Korea plans to apply for UNESCO designation for documents related to Korean women who were forced into sexual slavery for the Japanese imperial army during World War II, the Ministry of Gender Equality and Family announced on Thursday.
“The records should be used as an important reminder that such tragedies should never be repeated in the future,” said Gender Equality Minister Kim Hee-jung in a statement.
“The issue of wartime sex slavery is directly linked to the issue of women’s rights, which is one of the universal values of the human race.”
The ministry is having a joint meeting with the Korean National Commission for UNESCO and the Cultural Heritage Administration on Friday to discuss the project, which aims to complete and submit the application for the Memory of the World ― UNESCO’s initiative to safeguard documentary heritage ― designation by the year 2016.
The institutions hope the records ― which include personal belongings left by the late victims and written records of the war crimes ― will be granted UNESCO status by 2017.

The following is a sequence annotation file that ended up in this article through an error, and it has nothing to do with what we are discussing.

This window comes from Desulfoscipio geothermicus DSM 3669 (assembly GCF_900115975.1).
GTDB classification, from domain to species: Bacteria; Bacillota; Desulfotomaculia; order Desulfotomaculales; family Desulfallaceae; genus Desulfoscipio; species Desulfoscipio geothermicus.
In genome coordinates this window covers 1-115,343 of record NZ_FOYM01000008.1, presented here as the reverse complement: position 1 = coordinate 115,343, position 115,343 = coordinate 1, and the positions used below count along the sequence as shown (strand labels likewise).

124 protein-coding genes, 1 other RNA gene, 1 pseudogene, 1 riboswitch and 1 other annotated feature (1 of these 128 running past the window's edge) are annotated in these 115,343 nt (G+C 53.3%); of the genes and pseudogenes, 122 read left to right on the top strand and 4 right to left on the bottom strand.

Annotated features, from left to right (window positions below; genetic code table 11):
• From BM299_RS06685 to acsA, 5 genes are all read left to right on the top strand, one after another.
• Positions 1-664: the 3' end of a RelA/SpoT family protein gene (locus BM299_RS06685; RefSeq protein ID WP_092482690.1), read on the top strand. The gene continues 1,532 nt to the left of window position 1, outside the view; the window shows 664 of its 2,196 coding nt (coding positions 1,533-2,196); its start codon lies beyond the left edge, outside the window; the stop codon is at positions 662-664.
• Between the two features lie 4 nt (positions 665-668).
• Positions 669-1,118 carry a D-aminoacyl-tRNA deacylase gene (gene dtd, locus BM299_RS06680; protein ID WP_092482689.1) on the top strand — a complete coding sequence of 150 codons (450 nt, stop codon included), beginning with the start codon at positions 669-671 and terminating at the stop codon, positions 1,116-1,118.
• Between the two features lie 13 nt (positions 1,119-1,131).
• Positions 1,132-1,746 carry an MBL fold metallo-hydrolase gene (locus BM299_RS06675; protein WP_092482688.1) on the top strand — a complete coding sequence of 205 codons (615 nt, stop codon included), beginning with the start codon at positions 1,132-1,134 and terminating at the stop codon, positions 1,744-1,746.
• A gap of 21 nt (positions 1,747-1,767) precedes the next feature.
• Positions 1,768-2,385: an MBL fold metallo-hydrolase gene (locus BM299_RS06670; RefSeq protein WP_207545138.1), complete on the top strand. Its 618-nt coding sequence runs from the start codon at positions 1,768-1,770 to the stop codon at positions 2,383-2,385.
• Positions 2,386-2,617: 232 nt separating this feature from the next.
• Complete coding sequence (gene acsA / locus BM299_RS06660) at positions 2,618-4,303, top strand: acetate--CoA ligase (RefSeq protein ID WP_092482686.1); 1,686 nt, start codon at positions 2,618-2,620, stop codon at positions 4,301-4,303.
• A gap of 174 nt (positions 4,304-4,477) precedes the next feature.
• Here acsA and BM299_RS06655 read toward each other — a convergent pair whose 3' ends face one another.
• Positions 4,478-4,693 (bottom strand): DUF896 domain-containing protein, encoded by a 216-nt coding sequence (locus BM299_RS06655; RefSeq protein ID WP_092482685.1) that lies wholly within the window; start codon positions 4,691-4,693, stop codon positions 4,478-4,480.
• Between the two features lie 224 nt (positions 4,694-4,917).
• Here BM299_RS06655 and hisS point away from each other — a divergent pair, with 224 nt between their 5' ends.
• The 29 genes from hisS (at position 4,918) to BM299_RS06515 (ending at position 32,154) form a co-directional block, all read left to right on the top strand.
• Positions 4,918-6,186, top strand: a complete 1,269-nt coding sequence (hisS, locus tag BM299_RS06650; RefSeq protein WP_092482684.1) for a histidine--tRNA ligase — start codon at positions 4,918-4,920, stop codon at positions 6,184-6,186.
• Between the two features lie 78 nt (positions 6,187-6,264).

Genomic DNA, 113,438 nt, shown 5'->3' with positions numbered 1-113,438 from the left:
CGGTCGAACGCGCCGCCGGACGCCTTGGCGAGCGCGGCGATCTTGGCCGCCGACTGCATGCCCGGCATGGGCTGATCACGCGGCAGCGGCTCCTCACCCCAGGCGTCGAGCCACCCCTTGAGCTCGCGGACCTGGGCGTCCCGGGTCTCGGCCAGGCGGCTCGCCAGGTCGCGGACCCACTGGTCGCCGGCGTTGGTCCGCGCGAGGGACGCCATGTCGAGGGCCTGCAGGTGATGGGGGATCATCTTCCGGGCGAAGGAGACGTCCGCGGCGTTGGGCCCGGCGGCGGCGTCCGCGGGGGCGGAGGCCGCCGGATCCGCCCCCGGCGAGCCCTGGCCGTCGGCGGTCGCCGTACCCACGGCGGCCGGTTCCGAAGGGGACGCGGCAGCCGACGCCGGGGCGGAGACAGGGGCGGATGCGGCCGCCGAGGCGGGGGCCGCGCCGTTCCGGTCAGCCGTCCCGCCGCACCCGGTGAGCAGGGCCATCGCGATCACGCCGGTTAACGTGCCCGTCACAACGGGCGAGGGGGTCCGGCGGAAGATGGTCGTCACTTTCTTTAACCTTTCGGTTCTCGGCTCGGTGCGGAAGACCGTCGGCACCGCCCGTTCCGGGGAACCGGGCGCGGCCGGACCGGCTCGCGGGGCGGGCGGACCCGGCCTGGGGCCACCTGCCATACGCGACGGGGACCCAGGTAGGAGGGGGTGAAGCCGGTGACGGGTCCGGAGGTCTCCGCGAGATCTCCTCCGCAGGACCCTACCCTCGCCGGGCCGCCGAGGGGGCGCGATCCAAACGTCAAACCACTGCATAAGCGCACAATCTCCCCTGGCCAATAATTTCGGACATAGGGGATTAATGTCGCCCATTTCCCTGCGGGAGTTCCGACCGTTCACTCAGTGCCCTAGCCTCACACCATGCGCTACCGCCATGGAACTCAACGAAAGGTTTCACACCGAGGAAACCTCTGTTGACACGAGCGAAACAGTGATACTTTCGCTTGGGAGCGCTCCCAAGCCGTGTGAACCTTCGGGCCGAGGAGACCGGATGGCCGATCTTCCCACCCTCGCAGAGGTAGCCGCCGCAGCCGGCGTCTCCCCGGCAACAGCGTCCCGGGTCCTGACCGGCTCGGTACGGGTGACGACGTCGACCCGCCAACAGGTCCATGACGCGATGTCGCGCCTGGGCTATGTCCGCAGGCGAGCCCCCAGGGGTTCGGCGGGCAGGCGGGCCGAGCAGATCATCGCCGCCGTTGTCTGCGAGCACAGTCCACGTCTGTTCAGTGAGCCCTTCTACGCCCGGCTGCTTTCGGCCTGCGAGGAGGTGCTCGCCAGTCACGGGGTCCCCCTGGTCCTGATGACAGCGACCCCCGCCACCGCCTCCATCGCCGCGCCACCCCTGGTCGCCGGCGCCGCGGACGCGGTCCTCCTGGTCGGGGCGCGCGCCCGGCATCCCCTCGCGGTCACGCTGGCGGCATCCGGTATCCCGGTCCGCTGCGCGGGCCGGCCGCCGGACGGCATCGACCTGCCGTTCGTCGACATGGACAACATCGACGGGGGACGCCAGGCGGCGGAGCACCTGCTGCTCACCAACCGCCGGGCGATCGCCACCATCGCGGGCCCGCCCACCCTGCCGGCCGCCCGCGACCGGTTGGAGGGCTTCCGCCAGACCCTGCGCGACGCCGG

Scholars estimate that up to 200,000 women, mostly from Korea and China, were forced to work as sex workers for Japanese soldiers during the war. Many of the victims, euphemistically called “comfort women,” have already died due to old age.
In spite of Seoul’s repeated demand for an official apology and legal reparation for the victims, Tokyo has been claiming that all compensation was settled in the 1965 South Korea-Japan Normalization treaty.
In June, Bae Chun-hee, a former military sex slave, died at age 91, bringing the number of survivors to 54 from the 237 who had officially registered with the government in the 1990s.
South Korea currently holds 11 Memory of the World registers, including the original manuscript of the Korean writing system, “Hunminjeongeum,” and documents on the pro-democracy uprising in Gwangju in May 1980.
By Claire Lee (firstname.lastname@example.org)